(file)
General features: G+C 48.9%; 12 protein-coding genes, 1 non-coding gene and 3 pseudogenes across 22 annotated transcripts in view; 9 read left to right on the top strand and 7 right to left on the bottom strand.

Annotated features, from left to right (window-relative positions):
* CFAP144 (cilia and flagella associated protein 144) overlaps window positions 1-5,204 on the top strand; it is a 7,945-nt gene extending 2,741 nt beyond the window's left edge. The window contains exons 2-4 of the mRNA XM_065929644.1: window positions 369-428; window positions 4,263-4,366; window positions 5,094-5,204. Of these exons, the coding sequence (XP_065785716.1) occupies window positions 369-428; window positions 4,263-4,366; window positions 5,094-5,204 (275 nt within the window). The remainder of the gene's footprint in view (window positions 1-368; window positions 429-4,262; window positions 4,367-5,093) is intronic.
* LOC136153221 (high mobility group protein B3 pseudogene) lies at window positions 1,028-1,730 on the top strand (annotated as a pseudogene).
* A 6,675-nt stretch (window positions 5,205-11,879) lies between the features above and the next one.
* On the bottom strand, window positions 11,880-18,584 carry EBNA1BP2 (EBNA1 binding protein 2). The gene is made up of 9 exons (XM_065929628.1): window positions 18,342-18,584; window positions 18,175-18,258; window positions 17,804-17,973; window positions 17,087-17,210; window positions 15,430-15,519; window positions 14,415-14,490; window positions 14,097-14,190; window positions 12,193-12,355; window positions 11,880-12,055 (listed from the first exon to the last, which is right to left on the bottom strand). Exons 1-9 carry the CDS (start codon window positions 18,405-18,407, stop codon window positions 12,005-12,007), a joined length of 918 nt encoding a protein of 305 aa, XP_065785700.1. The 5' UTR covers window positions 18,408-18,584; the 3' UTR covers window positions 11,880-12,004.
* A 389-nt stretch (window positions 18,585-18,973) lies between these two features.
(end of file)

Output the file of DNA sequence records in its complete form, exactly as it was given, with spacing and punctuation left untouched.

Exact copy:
General features: G+C 48.9%; 12 protein-coding genes, 1 non-coding gene and 3 pseudogenes across 22 annotated transcripts in view; 9 read left to right on the top strand and 7 right to left on the bottom strand.

Annotated features, from left to right (window-relative positions):
* CFAP144 (cilia and flagella associated protein 144) overlaps window positions 1-5,204 on the top strand; it is a 7,945-nt gene extending 2,741 nt beyond the window's left edge. The window contains exons 2-4 of the mRNA XM_065929644.1: window positions 369-428; window positions 4,263-4,366; window positions 5,094-5,204. Of these exons, the coding sequence (XP_065785716.1) occupies window positions 369-428; window positions 4,263-4,366; window positions 5,094-5,204 (275 nt within the window). The remainder of the gene's footprint in view (window positions 1-368; window positions 429-4,262; window positions 4,367-5,093) is intronic.
* LOC136153221 (high mobility group protein B3 pseudogene) lies at window positions 1,028-1,730 on the top strand (annotated as a pseudogene).
* A 6,675-nt stretch (window positions 5,205-11,879) lies between the features above and the next one.
* On the bottom strand, window positions 11,880-18,584 carry EBNA1BP2 (EBNA1 binding protein 2). The gene is made up of 9 exons (XM_065929628.1): window positions 18,342-18,584; window positions 18,175-18,258; window positions 17,804-17,973; window positions 17,087-17,210; window positions 15,430-15,519; window positions 14,415-14,490; window positions 14,097-14,190; window positions 12,193-12,355; window positions 11,880-12,055 (listed from the first exon to the last, which is right to left on the bottom strand). Exons 1-9 carry the CDS (start codon window positions 18,405-18,407, stop codon window positions 12,005-12,007), a joined length of 918 nt encoding a protein of 305 aa, XP_065785700.1. The 5' UTR covers window positions 18,408-18,584; the 3' UTR covers window positions 11,880-12,004.
* A 389-nt stretch (window positions 18,585-18,973) lies between these two features.